Since CPU capacity can be changed fairly easily in VMware, there is no limit on software licenses required for any given server or cluster of servers.
Horsesh*t, nonsense, bunk, laughable, the Oracle Partitioning Policy is infamously non-contractual with a non-sequitur connection to installed and/or running in the definition of the Processor metric.
Still, companies routinely fall prey to the shock and awe commercial outcome of Oracle audit practices that demand a scripted record of all physical ESX hosts, either managed within vCenters or sharing storage.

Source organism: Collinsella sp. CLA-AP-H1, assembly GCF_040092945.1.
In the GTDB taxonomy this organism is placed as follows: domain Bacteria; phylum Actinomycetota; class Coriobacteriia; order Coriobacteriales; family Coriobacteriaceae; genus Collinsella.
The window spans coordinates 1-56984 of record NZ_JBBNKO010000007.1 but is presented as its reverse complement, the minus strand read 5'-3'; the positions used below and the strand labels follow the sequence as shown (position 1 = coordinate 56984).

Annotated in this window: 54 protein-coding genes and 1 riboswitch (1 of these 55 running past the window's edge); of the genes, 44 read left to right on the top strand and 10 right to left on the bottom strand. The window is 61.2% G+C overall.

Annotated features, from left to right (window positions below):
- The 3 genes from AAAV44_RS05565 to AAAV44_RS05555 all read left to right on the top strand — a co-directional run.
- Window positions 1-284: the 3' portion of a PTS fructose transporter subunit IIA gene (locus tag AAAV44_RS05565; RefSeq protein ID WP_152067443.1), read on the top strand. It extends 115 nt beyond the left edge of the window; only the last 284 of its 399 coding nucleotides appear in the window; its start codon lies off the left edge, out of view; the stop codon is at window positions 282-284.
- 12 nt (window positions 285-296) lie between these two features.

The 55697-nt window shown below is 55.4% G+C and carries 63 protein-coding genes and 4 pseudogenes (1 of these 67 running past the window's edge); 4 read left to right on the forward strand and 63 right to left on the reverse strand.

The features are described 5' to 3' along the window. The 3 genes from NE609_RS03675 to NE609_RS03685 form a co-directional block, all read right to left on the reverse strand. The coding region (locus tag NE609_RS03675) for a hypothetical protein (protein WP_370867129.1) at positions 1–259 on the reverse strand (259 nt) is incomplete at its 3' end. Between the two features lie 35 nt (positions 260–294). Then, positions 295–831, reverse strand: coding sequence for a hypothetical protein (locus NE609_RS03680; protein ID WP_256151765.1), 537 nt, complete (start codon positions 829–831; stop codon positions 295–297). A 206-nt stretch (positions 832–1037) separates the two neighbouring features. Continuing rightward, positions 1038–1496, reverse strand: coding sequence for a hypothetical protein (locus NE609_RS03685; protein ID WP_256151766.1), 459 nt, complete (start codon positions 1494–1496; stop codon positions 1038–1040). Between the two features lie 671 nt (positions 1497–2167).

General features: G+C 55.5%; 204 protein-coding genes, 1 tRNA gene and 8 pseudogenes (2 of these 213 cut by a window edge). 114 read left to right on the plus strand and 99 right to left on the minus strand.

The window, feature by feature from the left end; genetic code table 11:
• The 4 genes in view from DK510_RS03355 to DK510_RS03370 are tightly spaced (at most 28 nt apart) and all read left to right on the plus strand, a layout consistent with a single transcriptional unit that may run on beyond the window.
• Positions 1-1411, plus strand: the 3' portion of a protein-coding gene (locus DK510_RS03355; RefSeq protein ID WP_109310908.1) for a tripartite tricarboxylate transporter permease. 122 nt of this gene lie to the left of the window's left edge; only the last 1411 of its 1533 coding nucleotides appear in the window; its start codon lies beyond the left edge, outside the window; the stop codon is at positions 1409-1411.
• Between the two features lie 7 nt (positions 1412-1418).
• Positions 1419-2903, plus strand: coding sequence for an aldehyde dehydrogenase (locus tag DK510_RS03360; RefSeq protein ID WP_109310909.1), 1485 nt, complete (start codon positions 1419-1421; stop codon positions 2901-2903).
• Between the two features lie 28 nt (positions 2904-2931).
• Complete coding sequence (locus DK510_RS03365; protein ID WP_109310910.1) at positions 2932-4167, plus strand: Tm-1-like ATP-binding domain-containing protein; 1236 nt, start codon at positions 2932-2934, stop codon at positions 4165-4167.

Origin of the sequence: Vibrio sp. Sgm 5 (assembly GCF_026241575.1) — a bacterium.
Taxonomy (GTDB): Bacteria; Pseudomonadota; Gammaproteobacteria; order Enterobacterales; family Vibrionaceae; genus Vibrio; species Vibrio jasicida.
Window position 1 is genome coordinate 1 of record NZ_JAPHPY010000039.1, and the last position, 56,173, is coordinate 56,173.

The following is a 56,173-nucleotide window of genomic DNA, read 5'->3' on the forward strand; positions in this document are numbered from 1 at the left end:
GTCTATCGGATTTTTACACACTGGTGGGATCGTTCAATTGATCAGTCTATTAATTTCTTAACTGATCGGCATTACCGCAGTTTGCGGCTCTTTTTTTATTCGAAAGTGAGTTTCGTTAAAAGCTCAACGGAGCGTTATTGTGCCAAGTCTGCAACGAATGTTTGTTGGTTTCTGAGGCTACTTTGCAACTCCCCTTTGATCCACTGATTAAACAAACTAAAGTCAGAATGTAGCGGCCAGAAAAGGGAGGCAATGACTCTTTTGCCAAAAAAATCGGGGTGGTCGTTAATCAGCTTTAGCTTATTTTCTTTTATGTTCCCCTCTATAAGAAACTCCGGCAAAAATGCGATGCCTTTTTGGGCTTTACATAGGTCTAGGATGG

It’s accurate to suggest Oracle has no contractually-binding view of how to license its software in VMware. Oracle’s unwillingness to fight via litigation for its VMware policy was effectively settled in the well-publicized Mars audit.
Our approach is to license in good faith the compute capacity required in VMware to replicate Oracle’s solutions for high availability, disaster recovery, and systems management, including a few recommendations to isolate servers.. This means servers not running Oracle can and should be licensed given their value towards business continuity of Oracle workloads.